Notable stocks in the electric vehicle supply chain

This growth is driven by Cheaper EV products, EV performance is comparable to internal combustion engines, with extended charging infrastructure throughout China, Europe, and the United States. EV growth will create investment opportunities not only for automakers, but for several industries as well.

Investment opportunities exist beyond automakers

As the adoption of battery EVs increases, multiple industries will evolve and transform throughout the supply chain. As shown below, the EV supply chain begins with raw materials and specialty chemicals, is used to manufacture EV-specific auto parts, and eventually becomes vehicles such as batteries, auto parts, and technology parts. From there, car OEMs assemble the parts as they would in the manufacture of internal combustion engine vehicles. Although not a direct part of the supply chain, building and operating a charging infrastructure also creates opportunities.

The table below shows the companies covered by Morningstar analysts. These companies believe they are undervalued and in the right place to benefit from EV growth.

Featured stock

BorgWarner (BWA).

  • BorgWarner manufactures motors, gearboxes, inverters, converters, battery management systems, in-vehicle chargers, and software for EVs. The company also integrates components and software into a fully integrated drive module.
  • BorgWarner’s narrow Morningstar Economic Moat Rating comes from the source of the intangible moat, which derives from the continuous flow of intellectual property. The company also benefits from the source of switching costs moats.
  • In 2030, BorgWarner is targeting about 45% of EV revenue, just below the 2021 estimate of 3%. As EV penetration declines, revenue is expected to grow by an average of 2-4 percent, surpassing global light vehicle production. At ICE.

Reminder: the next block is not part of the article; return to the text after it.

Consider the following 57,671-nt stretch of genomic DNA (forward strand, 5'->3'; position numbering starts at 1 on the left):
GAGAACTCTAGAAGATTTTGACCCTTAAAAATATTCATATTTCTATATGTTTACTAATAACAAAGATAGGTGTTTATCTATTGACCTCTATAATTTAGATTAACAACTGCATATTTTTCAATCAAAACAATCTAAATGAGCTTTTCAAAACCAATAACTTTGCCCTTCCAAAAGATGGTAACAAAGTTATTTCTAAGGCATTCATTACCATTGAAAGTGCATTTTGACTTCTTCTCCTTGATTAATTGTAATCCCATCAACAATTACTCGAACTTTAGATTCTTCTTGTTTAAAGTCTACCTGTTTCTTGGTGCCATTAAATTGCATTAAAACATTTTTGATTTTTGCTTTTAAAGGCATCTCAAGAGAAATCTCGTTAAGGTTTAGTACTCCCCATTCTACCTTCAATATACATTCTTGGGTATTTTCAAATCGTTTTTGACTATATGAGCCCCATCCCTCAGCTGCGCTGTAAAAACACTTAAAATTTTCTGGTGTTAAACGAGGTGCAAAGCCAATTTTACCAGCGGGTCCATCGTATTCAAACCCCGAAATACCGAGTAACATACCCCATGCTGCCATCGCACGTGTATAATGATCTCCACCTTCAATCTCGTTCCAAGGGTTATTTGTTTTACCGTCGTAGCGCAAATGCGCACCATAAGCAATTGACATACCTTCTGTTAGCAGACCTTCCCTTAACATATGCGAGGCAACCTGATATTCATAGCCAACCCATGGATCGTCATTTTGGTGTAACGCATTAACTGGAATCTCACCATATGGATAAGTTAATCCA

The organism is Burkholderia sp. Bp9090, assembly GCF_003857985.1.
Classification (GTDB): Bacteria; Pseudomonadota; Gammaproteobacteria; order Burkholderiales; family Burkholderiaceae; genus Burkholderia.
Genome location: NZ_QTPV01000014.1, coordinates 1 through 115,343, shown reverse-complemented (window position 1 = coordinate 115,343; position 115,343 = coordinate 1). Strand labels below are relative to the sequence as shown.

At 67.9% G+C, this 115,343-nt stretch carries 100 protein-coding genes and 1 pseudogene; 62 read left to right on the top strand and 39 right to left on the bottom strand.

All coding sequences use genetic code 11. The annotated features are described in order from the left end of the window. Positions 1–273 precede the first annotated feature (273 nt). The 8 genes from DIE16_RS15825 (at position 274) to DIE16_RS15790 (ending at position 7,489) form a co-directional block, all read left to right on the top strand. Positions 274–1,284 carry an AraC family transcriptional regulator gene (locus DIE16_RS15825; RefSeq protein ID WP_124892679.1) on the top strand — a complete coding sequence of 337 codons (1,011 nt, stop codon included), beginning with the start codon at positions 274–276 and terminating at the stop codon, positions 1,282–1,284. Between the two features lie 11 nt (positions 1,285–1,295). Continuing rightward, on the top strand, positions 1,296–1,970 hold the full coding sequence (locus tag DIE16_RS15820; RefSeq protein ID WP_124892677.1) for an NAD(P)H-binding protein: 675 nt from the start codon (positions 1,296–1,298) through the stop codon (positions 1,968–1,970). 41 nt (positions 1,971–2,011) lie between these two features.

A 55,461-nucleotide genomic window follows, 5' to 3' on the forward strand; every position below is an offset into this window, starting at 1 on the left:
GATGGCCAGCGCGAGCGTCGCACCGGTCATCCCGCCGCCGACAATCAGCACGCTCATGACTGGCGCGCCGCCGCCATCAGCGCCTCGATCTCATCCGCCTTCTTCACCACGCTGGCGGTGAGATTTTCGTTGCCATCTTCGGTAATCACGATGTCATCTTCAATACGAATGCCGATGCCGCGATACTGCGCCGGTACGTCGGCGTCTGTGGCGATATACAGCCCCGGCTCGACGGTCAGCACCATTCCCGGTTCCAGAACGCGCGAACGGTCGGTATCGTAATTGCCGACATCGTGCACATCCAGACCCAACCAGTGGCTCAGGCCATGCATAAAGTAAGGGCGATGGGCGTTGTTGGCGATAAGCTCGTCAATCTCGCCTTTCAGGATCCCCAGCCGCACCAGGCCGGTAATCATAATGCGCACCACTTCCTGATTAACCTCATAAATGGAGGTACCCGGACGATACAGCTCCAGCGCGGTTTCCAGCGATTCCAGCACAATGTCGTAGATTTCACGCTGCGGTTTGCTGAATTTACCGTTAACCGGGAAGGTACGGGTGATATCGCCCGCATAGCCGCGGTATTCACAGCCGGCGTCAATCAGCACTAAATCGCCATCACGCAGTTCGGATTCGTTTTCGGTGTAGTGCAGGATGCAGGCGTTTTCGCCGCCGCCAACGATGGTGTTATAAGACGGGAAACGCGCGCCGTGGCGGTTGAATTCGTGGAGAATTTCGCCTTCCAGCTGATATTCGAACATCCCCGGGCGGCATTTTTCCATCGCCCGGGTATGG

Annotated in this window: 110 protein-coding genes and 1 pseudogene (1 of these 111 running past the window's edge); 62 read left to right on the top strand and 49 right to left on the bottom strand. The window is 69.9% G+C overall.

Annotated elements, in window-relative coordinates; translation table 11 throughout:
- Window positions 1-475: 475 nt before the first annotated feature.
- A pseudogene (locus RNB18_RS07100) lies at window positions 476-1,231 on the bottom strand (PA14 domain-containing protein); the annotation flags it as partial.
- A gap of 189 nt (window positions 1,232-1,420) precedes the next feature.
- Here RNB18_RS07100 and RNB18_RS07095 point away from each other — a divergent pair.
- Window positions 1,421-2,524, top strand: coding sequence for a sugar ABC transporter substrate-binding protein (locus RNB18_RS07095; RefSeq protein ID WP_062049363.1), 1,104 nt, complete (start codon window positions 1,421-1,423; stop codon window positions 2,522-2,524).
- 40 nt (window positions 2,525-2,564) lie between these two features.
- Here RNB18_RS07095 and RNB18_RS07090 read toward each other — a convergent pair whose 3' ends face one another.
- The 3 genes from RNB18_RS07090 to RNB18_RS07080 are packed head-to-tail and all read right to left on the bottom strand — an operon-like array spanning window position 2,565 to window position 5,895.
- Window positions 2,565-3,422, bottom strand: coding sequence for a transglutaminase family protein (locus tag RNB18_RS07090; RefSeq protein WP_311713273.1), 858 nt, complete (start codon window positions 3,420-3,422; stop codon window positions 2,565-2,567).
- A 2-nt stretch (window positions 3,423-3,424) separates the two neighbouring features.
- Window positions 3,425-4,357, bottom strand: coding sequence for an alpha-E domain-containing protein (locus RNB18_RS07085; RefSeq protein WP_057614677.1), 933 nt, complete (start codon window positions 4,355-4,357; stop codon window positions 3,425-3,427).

DuPont de Nemours (DD).

  • DuPont sells specialty polymers, materials for manufacturing battery separators, and electronic materials to automakers and suppliers throughout the EV supply chain. The company generates about 50% more revenue per EV or hybrid compared to ICE.
  • Our narrow moat assessment comes from DuPont’s patented portfolio of specialty products. DuPont’s ability to continually innovate provides stable pricing power and enables companies to obtain excessive return on equity.
  • DuPont invests about 4% of its sales in R & D each year, which we believe is sufficient to continue developing new premium products. As EV adoption increases, DuPont should benefit from selling more premium products to the EV supply chain.

Edison International (EIX).

  • Edison’s Southern California utility is currently embarking on the expansion of the largest EV charging network in the United States. The total investment in charging networks and distribution infrastructure to support new chargers will be approximately $ 1 billion.
  • As a fully regulated distributor, Edison’s area of ​​service monopoly in Southern California and its efficient scale advantage are the main causes of narrow economic moats. California utilities regulations are mostly constructive because the state recognizes that it needs financially sound utilities that can attract capital to support its environmental goals.
  • Edison plans to spend US $ 16 billion on power distribution and transmission upgrades in California over the next three years, equivalent to an annual asset-based growth of 7%. As EVs become more prevalent, investments in EV-related infrastructure and energy storage are expected to occupy a larger share of their growth investment.

Sociedad Químici Minera de Chile (SQM).

  • SQM’s largest business is lithium production. Lithium will benefit from increased adoption of EVs, as increased demand for lithium will increase prices and profits.
  • Our narrow moat assessment derives from the cost-effective production of lithium, iodine, and specialty fertilizers in SQM. SQM operates the world’s lowest cost brine-based lithium resources.
  • SQM is investing more than three times in lithium capacity over the next decade, primarily through low-cost brownfield capacity expansion. Given the good outlook for EVs, we consider these investments to be value-added.

Notable stocks in the electric vehicle supply chain

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